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An excerpt from www.HouseOfNames.com archives copyright © 2000 - 2016


Throughout history, very few Irish surnames have exclusively maintained their original forms. Before being translated into English, Tollan appeared as O Tuathail, which is derived from "tuathal," which means "people mighty."

Tollan Early Origins



The surname Tollan was first found in County Kildare (Irish:Cill Dara), ancient homeland of the Kildare based Uí Dúnlainge (Kings of Leinster), located in the Province of Leinster, seated at O'Toole's Castle, where they were descended from Tuathal, King of Leinster who died in 950 A.D.

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Tollan Spelling Variations


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Tollan Spelling Variations



Names from the Middle Ages demonstrate many spelling variations. This is because the recording scribe or church official often decided as to how a person's name was spelt and in what language. Research into the name Tollan revealed many variations, including Toole, Tool, O'Toole, O'Tool, Tooley, Toile and many more.

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Tollan Early History


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Tollan Early History



This web page shows only a small excerpt of our Tollan research. Another 307 words (22 lines of text) covering the years 1172, 1327, 1590, 1128, 1180, 1225, 1327, 1670 and 1722 are included under the topic Early Tollan History in all our PDF Extended History products and printed products wherever possible.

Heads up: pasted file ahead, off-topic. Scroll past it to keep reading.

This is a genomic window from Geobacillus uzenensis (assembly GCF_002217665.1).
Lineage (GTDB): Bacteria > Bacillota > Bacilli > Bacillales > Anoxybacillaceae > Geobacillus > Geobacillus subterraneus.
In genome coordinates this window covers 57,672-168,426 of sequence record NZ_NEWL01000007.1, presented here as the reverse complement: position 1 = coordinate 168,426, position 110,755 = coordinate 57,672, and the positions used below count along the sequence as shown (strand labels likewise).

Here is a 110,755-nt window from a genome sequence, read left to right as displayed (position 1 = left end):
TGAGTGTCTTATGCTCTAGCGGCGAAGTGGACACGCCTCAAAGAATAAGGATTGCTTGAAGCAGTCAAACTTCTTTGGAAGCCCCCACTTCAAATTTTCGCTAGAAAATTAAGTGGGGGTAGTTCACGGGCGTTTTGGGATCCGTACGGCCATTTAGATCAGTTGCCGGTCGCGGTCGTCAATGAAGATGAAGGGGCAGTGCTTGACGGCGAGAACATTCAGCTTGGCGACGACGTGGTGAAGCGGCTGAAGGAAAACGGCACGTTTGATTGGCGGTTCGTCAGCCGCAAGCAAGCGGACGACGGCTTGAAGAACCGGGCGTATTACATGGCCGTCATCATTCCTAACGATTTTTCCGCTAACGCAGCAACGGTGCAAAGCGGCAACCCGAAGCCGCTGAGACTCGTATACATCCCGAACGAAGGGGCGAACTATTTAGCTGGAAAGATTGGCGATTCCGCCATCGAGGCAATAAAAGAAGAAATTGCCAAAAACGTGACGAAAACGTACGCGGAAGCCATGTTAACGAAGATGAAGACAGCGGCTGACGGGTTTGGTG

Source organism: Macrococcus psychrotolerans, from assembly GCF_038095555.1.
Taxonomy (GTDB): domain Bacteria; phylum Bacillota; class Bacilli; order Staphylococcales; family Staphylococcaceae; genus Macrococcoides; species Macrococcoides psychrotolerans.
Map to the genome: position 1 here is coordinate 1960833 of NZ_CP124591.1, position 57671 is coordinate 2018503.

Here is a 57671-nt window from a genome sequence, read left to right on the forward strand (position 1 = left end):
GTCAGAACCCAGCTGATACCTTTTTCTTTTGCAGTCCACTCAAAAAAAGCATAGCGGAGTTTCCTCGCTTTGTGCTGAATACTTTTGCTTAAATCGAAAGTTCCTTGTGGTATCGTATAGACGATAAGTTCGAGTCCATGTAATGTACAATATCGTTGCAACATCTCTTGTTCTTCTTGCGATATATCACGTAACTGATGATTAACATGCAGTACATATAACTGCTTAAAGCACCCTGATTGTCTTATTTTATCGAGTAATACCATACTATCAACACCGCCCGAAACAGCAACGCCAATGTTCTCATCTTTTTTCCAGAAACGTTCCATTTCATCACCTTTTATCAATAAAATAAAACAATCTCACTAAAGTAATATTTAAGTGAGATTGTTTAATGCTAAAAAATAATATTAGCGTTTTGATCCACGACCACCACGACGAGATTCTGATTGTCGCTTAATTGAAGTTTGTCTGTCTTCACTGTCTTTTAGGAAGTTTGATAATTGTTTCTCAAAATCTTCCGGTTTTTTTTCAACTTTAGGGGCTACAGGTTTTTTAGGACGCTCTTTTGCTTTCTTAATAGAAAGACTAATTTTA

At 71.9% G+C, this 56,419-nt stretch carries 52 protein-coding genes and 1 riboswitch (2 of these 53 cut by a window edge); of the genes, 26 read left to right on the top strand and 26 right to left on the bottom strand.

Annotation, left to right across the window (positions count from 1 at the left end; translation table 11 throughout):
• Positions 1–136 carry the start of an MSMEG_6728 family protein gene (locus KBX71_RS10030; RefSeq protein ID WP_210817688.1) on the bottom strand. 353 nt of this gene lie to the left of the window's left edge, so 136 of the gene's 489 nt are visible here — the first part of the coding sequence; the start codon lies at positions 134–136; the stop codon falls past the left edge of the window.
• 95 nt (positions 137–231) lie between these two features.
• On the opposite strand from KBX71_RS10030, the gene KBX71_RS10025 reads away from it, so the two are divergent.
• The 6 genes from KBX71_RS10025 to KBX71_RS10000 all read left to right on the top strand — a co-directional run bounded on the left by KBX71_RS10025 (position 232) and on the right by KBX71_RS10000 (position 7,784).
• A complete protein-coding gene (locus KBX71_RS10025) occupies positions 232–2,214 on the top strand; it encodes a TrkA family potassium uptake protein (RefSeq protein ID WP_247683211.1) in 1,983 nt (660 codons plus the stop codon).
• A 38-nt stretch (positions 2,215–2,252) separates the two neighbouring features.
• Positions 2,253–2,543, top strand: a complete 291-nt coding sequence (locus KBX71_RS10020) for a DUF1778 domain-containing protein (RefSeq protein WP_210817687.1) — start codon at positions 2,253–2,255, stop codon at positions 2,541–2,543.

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Tollan Early Notables (pre 1700)


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Tollan Early Notables (pre 1700)



Prominent amongst the family at this time was St. Laurence O'Toole; Lorcán Ua Tuathail, also known as St Laurence O'Toole, (1128-1180), Archbishop of Dublin, canonized in 1225 by Pope Honorius III; and Adam Dubh Ó Tuathail, died...

Another 37 words (3 lines of text) are included under the topic Early Tollan Notables in all our PDF Extended History products and printed products wherever possible.

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The Great Migration


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The Great Migration



The 19th century saw a great wave of Irish families leaving Ireland for the distant shores of North America and Australia. These families often left their homeland hungry, penniless, and destitute do to the policies of England. Those Irish immigrants that survived the long sea passage initially settled on the eastern seaboard of the continent. Some, however, moved north to a then infant Canada as United Empire Loyalists after ironically serving with the English in the American War of Independence. Others that remained in America later joined the westward migration in search of land. The greatest influx of Irish immigrants, though, came to North America during the Great Potato Famine of the late 1840s. Thousands left Ireland at this time for North America, and those who arrived were immediately put to work building railroads, coal mines, bridges, and canals. In fact, the foundations of today's powerful nations of the United Sates and Canada were to a larger degree built by the Irish. Archival documents indicate that members of the Tollan family relocated to North American shores quite early: